Political career[edit]

Legislative tenure[edit]

Cavasso was elected to three consecutive terms in the Hawaii State House of Representatives, winning elections in 1984, 1986 and 1988.[1]

2002 lieutenant gubernatorial election[edit]

In 2002, he sought the Republican nomination for Lieutenant Governor of Hawaii. He finished third with 10,085 votes (13.88%), behind television news anchor Dalton Tanonaka, who took 27,142 votes (37.36%), and former Circuit Court judge Duke Aiona, who won the primary with 35,422 votes (48.76%).[4] Aiona thus became the running mate of former Maui Mayor Linda Lingle; the pair won the election and were inaugurated in December 2002.

2004 U.S. Senate election[edit]

Cavasso ran for the U.S. Senate in 2004 and won the Republican nomination against three minor challengers, receiving 20,910 votes (49.55%). In the general election, he faced seven-term incumbent Democrat Daniel Inouye and lost in a landslide. Inouye won 313,629 votes (75.51%) to Cavasso's 87,172 (20.99%).[5]

2010 U.S. Senate election[edit]

Cavasso again ran for the U.S. Senate again in 2010, winning the Republican primary with 23,033 votes (66.94%).[6] He ran on a platform of change and emphasized the need for a balanced budget. He was again defeated in the general election by Inouye, taking 79,939 votes (21.57%) to his 277,228 (74.81%).

2014 U.S. Senate election[edit]

After Inouye died in December 2012, Democratic Governor Neil Abercrombie appointed Lieutenant Governor Brian Schatz to the seat. A special election was held to finish the remaining two years of Inouye's term. Cavasso won the Republican primary with 25,621 votes (72.40%) and faced Schatz in the general election. He was defeated by 246,827 votes (69.8%) to 98,006 (27.7%).

2018 U.S. House election[edit]

After incumbent Colleen Hanabusa decided to retire upon a run for the Democratic nomination as Governor of Hawaii, Cavasso ran for the seat. He won the Republican primary with 9,531 votes (81.4%) and lost to Democratic nominee Ed Case in the general election. Case won 134,603 votes (70.3%) to Cavasso's 42,480 (22.2%).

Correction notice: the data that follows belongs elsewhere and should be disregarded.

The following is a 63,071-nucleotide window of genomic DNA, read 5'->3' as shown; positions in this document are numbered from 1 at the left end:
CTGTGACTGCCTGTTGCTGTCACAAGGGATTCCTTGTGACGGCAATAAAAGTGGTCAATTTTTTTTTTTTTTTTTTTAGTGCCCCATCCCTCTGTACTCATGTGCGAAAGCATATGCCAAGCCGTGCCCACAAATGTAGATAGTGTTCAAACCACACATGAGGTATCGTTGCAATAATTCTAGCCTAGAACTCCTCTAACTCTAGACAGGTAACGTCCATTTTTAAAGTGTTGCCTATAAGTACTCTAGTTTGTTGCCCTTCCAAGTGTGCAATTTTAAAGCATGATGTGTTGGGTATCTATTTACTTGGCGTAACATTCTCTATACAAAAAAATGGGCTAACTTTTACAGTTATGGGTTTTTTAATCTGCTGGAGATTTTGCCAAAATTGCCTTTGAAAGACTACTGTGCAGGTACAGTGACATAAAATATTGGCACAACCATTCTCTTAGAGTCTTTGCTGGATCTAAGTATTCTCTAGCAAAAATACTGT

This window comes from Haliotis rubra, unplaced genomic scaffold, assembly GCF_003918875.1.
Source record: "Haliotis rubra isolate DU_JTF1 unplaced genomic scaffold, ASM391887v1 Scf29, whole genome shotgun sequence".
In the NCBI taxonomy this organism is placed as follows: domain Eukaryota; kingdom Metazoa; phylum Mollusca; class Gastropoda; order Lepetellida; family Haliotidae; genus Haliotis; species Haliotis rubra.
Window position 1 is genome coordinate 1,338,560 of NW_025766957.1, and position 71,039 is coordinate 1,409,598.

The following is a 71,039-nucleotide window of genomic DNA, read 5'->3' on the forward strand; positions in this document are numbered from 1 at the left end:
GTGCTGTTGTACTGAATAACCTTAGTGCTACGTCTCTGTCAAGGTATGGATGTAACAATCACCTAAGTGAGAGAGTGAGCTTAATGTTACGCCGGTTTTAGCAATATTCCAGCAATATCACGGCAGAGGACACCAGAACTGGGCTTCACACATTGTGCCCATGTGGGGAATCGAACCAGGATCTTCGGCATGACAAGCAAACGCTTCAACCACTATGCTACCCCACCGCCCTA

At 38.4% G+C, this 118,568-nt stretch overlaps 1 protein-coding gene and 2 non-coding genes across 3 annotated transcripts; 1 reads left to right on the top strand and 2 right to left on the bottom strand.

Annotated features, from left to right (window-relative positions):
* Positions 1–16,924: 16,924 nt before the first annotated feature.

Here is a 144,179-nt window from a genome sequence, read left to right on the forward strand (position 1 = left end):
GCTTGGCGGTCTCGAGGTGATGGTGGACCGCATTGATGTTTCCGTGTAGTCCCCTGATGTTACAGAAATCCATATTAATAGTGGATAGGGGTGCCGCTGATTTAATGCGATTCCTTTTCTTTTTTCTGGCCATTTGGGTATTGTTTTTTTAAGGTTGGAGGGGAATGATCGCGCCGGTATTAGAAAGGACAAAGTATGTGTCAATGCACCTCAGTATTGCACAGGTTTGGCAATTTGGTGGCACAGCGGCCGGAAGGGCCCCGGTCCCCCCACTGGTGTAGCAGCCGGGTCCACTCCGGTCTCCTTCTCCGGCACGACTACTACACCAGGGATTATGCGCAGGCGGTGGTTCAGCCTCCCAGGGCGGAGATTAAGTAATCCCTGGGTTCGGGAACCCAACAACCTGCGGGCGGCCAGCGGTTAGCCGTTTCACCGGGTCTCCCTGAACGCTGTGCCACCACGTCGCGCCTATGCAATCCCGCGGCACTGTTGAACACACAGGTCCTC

Political positions[edit]

Cavasso is a strong supporter of social conservative political positions.[7] He identifies as a constitutional and fiscal conservative and believes that "individuals, not government, are best at solving problems and creating opportunities."[7]


  1. ^ a b "State of Hawaii House of Representatives" (PDF). State of Hawaii. Retrieved June 10, 2010.
  2. ^ "Honolulu Star Bulletin Paddling Article". Retrieved June 14, 2010.
  3. ^ "Hydroseed Hawaii Website". Archived from the original on August 6, 2010. Retrieved June 14, 2010.
  4. ^ "Hawaii Primary Election Results" (PDF). Archived from the original (PDF) on October 11, 2012.
  5. ^ "2004 Senate Election Statistics". CNN.
  6. ^ "Archived copy". Archived from the original on 2010-09-22. Retrieved 2016-11-10.CS1 maint: archived copy as title (link)
  7. ^ a b "Cam Cavasso's Profile". Retrieved June 10, 2010.[dead link]

External links[edit]

Party political offices
Preceded by
Crystal Young
Republican nominee for U.S. Senator from Hawaii
(Class 3)

2004, 2010, 2014
Succeeded by
John Carroll